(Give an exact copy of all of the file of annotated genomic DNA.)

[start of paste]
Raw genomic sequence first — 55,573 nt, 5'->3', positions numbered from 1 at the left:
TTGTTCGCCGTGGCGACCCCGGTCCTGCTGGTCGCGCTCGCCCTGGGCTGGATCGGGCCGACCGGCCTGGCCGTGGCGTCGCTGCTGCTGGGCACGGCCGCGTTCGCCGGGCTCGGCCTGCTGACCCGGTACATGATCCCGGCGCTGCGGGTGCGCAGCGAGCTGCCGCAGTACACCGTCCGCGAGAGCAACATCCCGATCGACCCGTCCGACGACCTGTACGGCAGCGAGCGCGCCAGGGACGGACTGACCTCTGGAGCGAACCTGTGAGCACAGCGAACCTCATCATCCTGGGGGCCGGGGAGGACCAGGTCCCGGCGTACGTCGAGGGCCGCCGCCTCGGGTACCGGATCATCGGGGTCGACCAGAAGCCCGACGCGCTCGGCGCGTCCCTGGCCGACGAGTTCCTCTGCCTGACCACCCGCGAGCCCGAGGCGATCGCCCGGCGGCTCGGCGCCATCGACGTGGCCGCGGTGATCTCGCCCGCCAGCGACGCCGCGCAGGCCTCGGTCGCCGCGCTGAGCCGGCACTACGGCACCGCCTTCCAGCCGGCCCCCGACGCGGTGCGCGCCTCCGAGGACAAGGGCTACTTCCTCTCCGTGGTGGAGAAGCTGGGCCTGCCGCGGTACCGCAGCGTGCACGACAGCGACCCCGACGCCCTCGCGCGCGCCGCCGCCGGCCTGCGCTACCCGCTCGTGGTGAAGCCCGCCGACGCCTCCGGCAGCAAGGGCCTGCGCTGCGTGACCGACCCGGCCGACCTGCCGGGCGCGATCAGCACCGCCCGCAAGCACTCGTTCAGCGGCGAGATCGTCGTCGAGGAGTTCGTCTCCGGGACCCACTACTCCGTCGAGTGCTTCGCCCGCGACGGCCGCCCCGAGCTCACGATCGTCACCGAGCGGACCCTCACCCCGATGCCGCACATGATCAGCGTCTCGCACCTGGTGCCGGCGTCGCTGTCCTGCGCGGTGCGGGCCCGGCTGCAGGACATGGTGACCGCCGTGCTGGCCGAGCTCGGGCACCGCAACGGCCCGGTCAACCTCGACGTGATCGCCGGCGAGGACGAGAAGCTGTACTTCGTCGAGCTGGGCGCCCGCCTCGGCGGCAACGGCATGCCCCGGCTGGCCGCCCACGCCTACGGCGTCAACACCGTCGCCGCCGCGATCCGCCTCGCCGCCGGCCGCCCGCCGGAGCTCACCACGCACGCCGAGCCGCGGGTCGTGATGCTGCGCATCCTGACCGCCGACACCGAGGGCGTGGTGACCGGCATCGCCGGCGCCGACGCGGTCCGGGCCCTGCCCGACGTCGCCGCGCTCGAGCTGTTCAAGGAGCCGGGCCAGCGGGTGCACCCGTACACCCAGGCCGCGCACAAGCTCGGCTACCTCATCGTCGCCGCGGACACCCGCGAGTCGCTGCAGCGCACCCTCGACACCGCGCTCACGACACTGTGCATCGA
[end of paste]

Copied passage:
Raw genomic sequence first — 55,573 nt, 5'->3', positions numbered from 1 at the left:
TTGTTCGCCGTGGCGACCCCGGTCCTGCTGGTCGCGCTCGCCCTGGGCTGGATCGGGCCGACCGGCCTGGCCGTGGCGTCGCTGCTGCTGGGCACGGCCGCGTTCGCCGGGCTCGGCCTGCTGACCCGGTACATGATCCCGGCGCTGCGGGTGCGCAGCGAGCTGCCGCAGTACACCGTCCGCGAGAGCAACATCCCGATCGACCCGTCCGACGACCTGTACGGCAGCGAGCGCGCCAGGGACGGACTGACCTCTGGAGCGAACCTGTGAGCACAGCGAACCTCATCATCCTGGGGGCCGGGGAGGACCAGGTCCCGGCGTACGTCGAGGGCCGCCGCCTCGGGTACCGGATCATCGGGGTCGACCAGAAGCCCGACGCGCTCGGCGCGTCCCTGGCCGACGAGTTCCTCTGCCTGACCACCCGCGAGCCCGAGGCGATCGCCCGGCGGCTCGGCGCCATCGACGTGGCCGCGGTGATCTCGCCCGCCAGCGACGCCGCGCAGGCCTCGGTCGCCGCGCTGAGCCGGCACTACGGCACCGCCTTCCAGCCGGCCCCCGACGCGGTGCGCGCCTCCGAGGACAAGGGCTACTTCCTCTCCGTGGTGGAGAAGCTGGGCCTGCCGCGGTACCGCAGCGTGCACGACAGCGACCCCGACGCCCTCGCGCGCGCCGCCGCCGGCCTGCGCTACCCGCTCGTGGTGAAGCCCGCCGACGCCTCCGGCAGCAAGGGCCTGCGCTGCGTGACCGACCCGGCCGACCTGCCGGGCGCGATCAGCACCGCCCGCAAGCACTCGTTCAGCGGCGAGATCGTCGTCGAGGAGTTCGTCTCCGGGACCCACTACTCCGTCGAGTGCTTCGCCCGCGACGGCCGCCCCGAGCTCACGATCGTCACCGAGCGGACCCTCACCCCGATGCCGCACATGATCAGCGTCTCGCACCTGGTGCCGGCGTCGCTGTCCTGCGCGGTGCGGGCCCGGCTGCAGGACATGGTGACCGCCGTGCTGGCCGAGCTCGGGCACCGCAACGGCCCGGTCAACCTCGACGTGATCGCCGGCGAGGACGAGAAGCTGTACTTCGTCGAGCTGGGCGCCCGCCTCGGCGGCAACGGCATGCCCCGGCTGGCCGCCCACGCCTACGGCGTCAACACCGTCGCCGCCGCGATCCGCCTCGCCGCCGGCCGCCCGCCGGAGCTCACCACGCACGCCGAGCCGCGGGTCGTGATGCTGCGCATCCTGACCGCCGACACCGAGGGCGTGGTGACCGGCATCGCCGGCGCCGACGCGGTCCGGGCCCTGCCCGACGTCGCCGCGCTCGAGCTGTTCAAGGAGCCGGGCCAGCGGGTGCACCCGTACACCCAGGCCGCGCACAAGCTCGGCTACCTCATCGTCGCCGCGGACACCCGCGAGTCGCTGCAGCGCACCCTCGACACCGCGCTCACGACACTGTGCATCGA